These guidelines are simply that, guidelines. It is highly
recommended that you research for yourself the various risks you may
encounter during your hiking activities and how to deal with them.
DX Hiker is no authority, medical or otherwise. It is your
responsibility to find out how to protect yourself and what steps
should be taken in an emergency.
By far, the plant that has the most potential negative impact on
your hiking experience is poison ivy and oak.
Some people are particularly sensitive to this plant, while others
are hardly bothered. There are a lot of myths about poison oak, and
the best advice is just to stay away from it. Some new products are
on the market, including a soap that neutralizes the effect of the
poison oak oil. The trick is knowing you've made contact with the
plant, then washing the oil off quickly with cool water (hot water
is thought to spread the oil). If you stay on the trail while you
hike, the chances of encountering poison oak drop dramatically. Most
people I know have made contact with poison oak off the trails,
either using the bushes as a bathroom, or bushwhacking through
brush. Even if you stay out of the bushes, it may be a good idea to
bring a small bar or tube of soap (Burt's Bees makes a poison ivy
soap that works on poison oak) with you, and remember to wash any
exposed area of skin as soon as possible after exposure. If you hike
with a dog who likes to explore off the trail, keep the dog off car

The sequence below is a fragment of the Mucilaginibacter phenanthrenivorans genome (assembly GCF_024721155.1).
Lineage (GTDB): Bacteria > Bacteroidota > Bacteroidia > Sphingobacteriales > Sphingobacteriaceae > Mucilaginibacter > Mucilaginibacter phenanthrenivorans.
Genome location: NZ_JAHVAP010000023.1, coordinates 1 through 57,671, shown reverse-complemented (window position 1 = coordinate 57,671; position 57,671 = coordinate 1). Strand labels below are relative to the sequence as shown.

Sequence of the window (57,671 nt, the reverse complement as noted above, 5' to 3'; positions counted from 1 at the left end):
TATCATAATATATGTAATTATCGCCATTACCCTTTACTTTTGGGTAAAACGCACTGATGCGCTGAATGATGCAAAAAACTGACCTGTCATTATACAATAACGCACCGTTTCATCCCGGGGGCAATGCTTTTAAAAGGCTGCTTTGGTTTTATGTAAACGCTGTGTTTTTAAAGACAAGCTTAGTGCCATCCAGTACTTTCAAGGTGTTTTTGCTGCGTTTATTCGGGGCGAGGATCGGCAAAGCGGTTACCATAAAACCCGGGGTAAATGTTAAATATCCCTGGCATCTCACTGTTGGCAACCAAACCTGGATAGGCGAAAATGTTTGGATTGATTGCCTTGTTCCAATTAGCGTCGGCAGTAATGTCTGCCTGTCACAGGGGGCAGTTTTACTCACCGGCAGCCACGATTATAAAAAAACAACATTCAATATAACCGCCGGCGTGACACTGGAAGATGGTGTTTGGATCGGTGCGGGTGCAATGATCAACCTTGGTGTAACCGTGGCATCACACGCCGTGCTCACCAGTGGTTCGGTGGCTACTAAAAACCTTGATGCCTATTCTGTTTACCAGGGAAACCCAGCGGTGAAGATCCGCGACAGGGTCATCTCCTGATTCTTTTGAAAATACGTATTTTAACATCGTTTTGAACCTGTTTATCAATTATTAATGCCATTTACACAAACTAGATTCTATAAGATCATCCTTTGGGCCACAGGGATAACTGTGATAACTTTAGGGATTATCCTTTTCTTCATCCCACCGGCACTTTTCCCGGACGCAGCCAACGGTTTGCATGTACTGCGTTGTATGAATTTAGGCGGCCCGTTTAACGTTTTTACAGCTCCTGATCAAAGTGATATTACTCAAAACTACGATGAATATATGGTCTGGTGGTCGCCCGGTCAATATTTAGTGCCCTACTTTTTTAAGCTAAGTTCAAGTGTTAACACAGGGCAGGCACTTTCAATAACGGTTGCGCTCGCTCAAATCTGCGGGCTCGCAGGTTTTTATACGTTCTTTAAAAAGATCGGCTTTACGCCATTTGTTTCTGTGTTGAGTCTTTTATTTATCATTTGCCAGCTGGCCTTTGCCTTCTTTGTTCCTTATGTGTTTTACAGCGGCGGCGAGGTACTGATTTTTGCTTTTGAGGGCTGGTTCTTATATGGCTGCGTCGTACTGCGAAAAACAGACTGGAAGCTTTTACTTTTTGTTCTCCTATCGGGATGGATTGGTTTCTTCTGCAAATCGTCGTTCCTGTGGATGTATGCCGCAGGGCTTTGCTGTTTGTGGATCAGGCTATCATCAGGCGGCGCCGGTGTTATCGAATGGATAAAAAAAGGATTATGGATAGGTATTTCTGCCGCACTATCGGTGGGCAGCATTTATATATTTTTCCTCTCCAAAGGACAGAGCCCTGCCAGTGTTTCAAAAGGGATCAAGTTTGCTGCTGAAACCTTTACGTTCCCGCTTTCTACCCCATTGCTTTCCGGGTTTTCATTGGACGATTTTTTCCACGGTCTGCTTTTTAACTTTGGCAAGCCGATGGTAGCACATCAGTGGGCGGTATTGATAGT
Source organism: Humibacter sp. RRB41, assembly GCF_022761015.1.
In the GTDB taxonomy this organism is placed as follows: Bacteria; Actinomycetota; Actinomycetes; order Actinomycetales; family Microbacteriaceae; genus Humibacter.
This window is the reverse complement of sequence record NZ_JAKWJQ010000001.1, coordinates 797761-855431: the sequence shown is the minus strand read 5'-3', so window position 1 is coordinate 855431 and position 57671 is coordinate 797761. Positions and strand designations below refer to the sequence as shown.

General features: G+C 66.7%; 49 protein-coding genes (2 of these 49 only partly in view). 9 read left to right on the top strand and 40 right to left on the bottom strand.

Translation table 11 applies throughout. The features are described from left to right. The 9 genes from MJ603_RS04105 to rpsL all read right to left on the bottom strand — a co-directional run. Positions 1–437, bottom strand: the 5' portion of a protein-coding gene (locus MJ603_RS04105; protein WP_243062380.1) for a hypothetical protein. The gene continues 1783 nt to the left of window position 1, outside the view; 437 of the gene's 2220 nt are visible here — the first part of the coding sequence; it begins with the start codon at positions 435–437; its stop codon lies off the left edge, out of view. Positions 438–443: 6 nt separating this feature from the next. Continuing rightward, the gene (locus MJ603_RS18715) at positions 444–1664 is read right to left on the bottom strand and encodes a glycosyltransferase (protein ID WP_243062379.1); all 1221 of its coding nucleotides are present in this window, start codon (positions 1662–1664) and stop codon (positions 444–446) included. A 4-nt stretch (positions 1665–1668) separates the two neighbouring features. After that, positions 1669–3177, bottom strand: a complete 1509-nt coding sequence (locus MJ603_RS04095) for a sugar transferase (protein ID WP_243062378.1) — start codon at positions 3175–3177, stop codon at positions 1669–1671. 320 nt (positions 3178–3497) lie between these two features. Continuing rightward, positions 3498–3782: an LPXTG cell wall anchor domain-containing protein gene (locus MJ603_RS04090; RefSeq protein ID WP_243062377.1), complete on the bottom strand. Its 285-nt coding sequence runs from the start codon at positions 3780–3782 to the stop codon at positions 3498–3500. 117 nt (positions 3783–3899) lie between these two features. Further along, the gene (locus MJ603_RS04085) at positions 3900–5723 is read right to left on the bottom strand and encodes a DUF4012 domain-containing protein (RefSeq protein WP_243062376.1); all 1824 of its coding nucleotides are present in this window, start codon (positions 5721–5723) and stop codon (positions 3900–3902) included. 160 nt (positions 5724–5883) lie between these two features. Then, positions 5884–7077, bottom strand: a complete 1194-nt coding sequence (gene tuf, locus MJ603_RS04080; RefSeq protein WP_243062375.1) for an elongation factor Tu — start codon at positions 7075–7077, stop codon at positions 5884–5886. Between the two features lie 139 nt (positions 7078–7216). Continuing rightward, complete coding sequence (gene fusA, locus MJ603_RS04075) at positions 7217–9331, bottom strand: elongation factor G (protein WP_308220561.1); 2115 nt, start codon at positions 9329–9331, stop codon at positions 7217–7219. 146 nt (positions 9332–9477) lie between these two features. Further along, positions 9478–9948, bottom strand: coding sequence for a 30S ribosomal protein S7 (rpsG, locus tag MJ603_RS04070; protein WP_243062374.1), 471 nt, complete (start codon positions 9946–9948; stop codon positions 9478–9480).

seats and away from your skin until you can give the dog a good wash
- canine to human contact is a common source of poison oak rash.
As far as animals go, it's been repeatedly said that the most
dangerous creature you're prone to encounter hiking is the
tick. These tiny arachnids can carry
Lyme Disease. Wearing long-sleeved shirts and pants makes it more
difficult for ticks to latch on to you, and if your clothes are
light colored it's easier to spot a tick. Typically, ticks hang out
in grassland, but they can be almost anywhere. Once a tick hops on
board a human it will usually head for a warm crease (armpits,
behind the knee, etc.), and then bite. If you find a tick in the
process of biting you, use tweezers to carefully pull the tick out.
Try to get the entire tick out without squeezing so hard that the
tick body crushes. Once you get the tick out, you can have the tick
(and yourself) tested for disease. Contact your health professional
for details of where to bring the dead tick for testing. Otherwise,
check yourself for symptoms, which can start a few days after a
bite. The most prominent symptom is a bulls-eye rash. If unchecked,
Lyme Disease can cause chronic fatigue, joint pain, headache, and
other more serious complications. For more info, visit the Center
for Disease Control's website (see links, below).
There are other problem arachnids to watch out for, like
black widow and brown recluse spiders.
A bite from either of these can be fatal, and a doctor should be
located as soon as possible. Spiders, like snakes, generally will
not seek you out, but bite in self defense when disturbed. Stay away
from spider hangouts like woodpiles and unoccupied buildings.
Bees can be a problem, especially the
aggressive Yellow Jacket wasp. Watch
out for yellow jackets nesting near trails. If you see one yellow
jacket, chances are there are more nearby, and you should leave the
Rattlesnakes and Copperheads live